In the last issue of THE FUTURIST, the annual Outlook report offered a roundup of the year’s best forecasts appearing in our magazine. In this issue, we see what nonfuturists had to say about the future during 2013.
We were saddened to learn of the death of longtime World Future Society supporter Parker Rossman, an educator and early proponent of the global electronically networked knowledge society. He died on October 18 at the age of 94. (Read: Obituary courtesy of Parker Funeral Service.)
Rossman's work had been featured in THE FUTURIST magazine for a quarter of a century, from 1981 to 2006. Here is a transcript of his last feature article, "Beyond the Book," published in the January-February 2005 issue.
One of the concepts that futurists have been buzzing more about in recent years is the Internet of Things—the idea that interactive communication will extend beyond people and organizations to include objects communicating with each other. For instance, sensors buried on water pipelines would notify a city’s sanitation department if a leak may be imminent.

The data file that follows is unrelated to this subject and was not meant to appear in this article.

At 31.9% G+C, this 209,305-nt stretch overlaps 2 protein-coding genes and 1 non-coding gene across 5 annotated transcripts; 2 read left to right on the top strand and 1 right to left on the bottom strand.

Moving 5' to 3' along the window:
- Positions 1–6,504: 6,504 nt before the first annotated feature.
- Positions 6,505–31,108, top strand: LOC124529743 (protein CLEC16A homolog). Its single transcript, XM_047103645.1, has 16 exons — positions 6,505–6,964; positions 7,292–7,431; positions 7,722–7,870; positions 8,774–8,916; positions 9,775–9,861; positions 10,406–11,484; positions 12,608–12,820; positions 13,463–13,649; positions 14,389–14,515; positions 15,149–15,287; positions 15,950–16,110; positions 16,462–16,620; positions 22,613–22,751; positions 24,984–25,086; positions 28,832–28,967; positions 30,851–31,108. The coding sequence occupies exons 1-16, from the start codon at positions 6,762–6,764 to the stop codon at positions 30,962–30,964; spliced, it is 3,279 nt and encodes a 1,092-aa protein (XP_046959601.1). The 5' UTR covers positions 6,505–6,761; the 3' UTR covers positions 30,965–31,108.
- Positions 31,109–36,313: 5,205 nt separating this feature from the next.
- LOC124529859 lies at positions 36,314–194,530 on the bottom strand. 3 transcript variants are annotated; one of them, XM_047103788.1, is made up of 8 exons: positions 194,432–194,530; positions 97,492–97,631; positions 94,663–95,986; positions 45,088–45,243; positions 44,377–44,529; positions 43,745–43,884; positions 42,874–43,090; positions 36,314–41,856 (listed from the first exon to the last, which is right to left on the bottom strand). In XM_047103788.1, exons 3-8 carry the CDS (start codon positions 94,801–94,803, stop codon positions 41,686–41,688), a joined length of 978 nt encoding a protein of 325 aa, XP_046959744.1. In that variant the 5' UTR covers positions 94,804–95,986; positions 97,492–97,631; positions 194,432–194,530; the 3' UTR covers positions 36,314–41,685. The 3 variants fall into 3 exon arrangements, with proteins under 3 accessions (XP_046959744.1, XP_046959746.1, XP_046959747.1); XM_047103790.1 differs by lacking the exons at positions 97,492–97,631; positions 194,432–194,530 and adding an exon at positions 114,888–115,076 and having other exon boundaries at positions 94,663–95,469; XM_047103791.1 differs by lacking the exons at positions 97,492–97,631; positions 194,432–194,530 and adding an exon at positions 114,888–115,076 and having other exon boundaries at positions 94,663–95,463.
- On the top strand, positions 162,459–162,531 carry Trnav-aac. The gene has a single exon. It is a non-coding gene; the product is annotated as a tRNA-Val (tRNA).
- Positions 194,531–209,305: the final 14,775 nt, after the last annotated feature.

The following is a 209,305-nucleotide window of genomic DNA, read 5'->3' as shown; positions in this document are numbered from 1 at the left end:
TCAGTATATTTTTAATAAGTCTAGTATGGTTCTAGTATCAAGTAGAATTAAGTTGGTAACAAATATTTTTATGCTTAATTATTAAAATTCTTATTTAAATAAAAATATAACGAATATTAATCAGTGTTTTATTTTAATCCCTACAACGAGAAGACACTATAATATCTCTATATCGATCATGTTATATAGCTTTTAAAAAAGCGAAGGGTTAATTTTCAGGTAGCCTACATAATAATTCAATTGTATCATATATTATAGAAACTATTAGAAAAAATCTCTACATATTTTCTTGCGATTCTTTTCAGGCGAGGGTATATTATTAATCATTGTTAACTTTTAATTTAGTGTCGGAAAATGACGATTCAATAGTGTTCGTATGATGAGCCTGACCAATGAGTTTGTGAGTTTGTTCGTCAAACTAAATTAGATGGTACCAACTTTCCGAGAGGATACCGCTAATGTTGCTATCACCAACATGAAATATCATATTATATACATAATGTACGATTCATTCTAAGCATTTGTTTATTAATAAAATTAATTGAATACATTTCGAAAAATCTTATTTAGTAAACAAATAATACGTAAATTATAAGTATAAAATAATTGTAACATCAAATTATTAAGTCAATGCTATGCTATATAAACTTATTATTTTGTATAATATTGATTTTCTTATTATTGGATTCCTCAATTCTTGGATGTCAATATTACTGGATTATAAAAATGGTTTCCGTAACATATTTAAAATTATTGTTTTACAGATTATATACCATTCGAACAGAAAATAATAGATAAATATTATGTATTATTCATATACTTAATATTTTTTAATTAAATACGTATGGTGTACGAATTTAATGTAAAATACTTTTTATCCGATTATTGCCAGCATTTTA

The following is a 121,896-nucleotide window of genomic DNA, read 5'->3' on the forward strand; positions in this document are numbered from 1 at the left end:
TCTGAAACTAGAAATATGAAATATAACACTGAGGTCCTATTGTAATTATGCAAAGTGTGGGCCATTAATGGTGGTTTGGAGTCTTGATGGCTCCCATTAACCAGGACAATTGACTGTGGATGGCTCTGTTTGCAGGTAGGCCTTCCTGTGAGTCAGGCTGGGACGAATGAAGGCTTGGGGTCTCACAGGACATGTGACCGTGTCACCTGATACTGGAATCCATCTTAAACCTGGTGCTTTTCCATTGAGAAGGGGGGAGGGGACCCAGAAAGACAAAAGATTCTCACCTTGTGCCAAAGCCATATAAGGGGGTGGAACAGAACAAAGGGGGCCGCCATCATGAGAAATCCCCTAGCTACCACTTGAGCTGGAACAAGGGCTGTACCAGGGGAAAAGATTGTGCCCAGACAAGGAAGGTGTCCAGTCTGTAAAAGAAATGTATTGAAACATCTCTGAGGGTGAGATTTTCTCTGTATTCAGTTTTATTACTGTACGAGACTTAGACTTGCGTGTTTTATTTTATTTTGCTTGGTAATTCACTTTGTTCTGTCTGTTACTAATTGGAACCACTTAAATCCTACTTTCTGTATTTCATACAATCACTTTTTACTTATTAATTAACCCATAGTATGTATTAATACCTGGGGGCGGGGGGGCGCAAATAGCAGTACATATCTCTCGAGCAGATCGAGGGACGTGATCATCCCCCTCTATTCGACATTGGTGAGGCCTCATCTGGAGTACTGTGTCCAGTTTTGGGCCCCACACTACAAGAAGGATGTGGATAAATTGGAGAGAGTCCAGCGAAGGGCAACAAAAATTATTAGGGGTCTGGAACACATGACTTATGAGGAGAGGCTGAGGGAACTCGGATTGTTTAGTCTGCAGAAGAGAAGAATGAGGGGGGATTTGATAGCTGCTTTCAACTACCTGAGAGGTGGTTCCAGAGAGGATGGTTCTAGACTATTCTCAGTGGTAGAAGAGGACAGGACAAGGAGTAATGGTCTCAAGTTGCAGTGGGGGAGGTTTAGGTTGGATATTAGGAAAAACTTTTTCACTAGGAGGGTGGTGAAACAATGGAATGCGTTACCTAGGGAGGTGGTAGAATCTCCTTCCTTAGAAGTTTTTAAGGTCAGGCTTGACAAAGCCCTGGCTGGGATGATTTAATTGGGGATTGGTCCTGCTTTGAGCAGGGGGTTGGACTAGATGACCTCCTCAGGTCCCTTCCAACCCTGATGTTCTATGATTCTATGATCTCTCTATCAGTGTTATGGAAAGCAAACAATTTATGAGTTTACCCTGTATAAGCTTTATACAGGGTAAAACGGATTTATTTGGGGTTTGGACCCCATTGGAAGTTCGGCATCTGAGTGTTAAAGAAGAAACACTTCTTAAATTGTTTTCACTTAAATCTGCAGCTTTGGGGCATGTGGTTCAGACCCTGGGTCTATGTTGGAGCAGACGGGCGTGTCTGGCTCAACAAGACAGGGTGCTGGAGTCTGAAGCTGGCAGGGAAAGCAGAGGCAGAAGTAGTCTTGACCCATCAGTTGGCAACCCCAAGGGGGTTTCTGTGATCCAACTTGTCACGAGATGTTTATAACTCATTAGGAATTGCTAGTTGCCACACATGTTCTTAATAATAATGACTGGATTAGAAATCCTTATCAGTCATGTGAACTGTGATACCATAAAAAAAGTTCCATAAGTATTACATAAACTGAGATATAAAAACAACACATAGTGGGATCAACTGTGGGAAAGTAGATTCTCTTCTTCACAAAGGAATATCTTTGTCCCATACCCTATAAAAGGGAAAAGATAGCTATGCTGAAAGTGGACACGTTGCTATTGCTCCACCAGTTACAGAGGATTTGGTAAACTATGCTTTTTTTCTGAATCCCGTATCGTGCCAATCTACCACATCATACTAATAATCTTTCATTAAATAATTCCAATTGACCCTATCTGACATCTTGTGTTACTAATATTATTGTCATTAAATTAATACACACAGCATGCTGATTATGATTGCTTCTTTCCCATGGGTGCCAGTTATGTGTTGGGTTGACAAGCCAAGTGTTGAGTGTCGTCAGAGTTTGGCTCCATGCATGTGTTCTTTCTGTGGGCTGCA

They say you don’t know what you’ve got till it’s gone, but I’m more inclined to think the opposite is true: out of sight, out of mind. I am often startled when the landline phone on my desk rings, and then the caller wants to fax something to me. Fax? Do we still have a machine for that? Where is it?
Essays and comments posted in World Future Society and THE FUTURIST magazine blog portion of this site are the intellectual property of the authors, who retain full responsibility for and rights to their content. For permission to publish, distribute copies, use excerpts, etc., please contact the author. The opinions expressed are those of the author. The World Future Society takes no stand on what the future will or should be like.
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Climate change is threatening the credit rating of nations. Standard & Poor's has indicated that the credit ratings of 128 nations are at risk. S&P sees climate change as a more challenging problem than the changing demographics of our human population from aging in the Developed World to surging population in Developing Nations.